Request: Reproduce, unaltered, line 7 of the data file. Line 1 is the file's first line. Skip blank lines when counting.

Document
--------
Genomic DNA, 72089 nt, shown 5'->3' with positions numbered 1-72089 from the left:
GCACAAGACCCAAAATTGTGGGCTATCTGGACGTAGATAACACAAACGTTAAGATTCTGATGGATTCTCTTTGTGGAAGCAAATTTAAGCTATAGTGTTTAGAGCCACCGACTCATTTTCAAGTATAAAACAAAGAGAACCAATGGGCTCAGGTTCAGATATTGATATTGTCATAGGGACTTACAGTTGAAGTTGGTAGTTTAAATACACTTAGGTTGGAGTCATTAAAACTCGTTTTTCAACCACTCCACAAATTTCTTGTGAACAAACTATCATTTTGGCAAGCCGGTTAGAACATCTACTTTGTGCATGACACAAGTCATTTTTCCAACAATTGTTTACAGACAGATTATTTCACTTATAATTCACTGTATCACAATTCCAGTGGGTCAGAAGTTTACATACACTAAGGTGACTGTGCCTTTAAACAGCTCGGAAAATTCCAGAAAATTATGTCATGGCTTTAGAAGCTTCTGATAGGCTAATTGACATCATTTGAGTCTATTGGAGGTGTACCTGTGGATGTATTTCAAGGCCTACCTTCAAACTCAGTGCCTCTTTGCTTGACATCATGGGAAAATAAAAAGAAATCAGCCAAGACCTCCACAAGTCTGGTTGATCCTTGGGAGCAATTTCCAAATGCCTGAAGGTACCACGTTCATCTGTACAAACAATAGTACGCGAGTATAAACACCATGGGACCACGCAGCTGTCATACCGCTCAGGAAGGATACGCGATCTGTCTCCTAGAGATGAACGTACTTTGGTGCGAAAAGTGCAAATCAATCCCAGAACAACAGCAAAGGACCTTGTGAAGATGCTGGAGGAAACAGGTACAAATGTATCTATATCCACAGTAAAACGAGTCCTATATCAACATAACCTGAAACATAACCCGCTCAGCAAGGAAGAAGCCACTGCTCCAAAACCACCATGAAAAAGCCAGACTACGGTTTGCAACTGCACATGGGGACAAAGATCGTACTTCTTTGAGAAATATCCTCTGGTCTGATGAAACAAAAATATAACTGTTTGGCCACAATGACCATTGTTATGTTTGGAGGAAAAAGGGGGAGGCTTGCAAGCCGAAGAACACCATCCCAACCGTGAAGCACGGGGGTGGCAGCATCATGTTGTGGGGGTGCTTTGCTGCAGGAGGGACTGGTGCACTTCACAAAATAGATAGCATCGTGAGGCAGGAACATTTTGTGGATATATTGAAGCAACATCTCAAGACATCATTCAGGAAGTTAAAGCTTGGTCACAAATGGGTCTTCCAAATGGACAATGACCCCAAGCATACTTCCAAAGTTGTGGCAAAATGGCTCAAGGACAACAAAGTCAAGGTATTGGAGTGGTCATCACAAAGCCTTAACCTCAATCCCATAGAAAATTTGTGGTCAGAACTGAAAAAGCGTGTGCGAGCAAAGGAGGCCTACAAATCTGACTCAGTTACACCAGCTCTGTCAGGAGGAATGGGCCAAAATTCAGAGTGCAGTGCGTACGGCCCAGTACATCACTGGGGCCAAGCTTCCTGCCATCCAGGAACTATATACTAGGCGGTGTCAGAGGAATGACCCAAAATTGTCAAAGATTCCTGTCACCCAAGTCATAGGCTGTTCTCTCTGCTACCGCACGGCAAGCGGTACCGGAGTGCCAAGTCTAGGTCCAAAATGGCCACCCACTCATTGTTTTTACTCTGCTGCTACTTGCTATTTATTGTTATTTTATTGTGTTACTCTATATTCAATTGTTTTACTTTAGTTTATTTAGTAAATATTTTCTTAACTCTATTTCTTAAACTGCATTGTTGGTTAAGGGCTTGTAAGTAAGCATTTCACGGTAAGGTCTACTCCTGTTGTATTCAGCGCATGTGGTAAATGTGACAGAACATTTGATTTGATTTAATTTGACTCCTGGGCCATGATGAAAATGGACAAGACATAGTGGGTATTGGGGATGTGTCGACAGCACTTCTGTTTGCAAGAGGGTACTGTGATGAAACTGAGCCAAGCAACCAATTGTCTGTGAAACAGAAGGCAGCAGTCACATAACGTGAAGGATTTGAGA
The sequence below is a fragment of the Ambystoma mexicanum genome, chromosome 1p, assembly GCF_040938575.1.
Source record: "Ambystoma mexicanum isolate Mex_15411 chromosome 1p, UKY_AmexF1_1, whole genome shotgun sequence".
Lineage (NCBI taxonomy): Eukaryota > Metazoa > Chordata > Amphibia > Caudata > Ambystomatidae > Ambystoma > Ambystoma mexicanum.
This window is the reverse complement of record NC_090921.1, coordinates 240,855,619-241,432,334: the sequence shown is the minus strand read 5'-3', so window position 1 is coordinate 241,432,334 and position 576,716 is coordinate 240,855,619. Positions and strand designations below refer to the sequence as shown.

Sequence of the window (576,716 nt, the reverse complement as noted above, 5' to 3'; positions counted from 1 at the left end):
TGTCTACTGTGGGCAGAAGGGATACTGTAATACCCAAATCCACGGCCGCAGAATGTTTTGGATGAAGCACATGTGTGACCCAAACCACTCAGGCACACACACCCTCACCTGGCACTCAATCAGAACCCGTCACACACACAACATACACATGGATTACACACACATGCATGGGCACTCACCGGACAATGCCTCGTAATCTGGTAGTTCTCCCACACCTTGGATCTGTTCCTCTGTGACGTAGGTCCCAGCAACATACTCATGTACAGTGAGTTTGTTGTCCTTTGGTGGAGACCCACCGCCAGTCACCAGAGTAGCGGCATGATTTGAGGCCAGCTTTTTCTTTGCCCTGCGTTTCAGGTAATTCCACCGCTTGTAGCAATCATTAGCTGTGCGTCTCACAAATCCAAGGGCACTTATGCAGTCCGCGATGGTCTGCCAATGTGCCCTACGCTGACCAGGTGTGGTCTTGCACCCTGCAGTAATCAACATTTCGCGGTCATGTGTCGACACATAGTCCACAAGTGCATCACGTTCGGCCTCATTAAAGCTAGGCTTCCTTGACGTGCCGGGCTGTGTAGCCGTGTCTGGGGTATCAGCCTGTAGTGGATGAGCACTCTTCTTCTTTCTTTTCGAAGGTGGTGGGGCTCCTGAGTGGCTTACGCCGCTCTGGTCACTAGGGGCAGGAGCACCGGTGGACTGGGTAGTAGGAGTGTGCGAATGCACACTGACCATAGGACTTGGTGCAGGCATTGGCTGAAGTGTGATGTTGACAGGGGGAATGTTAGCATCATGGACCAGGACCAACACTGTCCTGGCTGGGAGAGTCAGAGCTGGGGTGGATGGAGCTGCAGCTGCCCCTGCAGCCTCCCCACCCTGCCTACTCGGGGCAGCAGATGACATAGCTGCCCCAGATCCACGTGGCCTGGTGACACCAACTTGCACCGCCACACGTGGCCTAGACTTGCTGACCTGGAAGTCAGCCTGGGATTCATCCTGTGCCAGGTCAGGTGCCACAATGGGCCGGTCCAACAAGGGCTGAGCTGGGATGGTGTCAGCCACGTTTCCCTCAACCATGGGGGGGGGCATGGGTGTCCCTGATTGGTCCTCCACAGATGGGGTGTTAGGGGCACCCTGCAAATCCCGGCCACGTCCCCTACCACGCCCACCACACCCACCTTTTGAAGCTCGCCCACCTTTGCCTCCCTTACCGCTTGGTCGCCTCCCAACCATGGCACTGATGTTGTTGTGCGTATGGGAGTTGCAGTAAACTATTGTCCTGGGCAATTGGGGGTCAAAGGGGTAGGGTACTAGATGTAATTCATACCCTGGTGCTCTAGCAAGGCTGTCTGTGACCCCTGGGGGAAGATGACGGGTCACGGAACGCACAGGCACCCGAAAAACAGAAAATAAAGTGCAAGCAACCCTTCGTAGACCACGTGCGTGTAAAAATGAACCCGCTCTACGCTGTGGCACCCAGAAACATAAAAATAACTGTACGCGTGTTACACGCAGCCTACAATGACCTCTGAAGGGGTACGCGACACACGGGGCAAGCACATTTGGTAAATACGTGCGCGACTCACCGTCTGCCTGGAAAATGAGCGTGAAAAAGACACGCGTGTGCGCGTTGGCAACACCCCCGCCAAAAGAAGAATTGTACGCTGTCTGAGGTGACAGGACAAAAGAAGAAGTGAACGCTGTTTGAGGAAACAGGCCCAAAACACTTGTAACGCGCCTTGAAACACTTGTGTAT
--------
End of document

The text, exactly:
Sequence of the window (576,716 nt, the reverse complement as noted above, 5' to 3'; positions counted from 1 at the left end):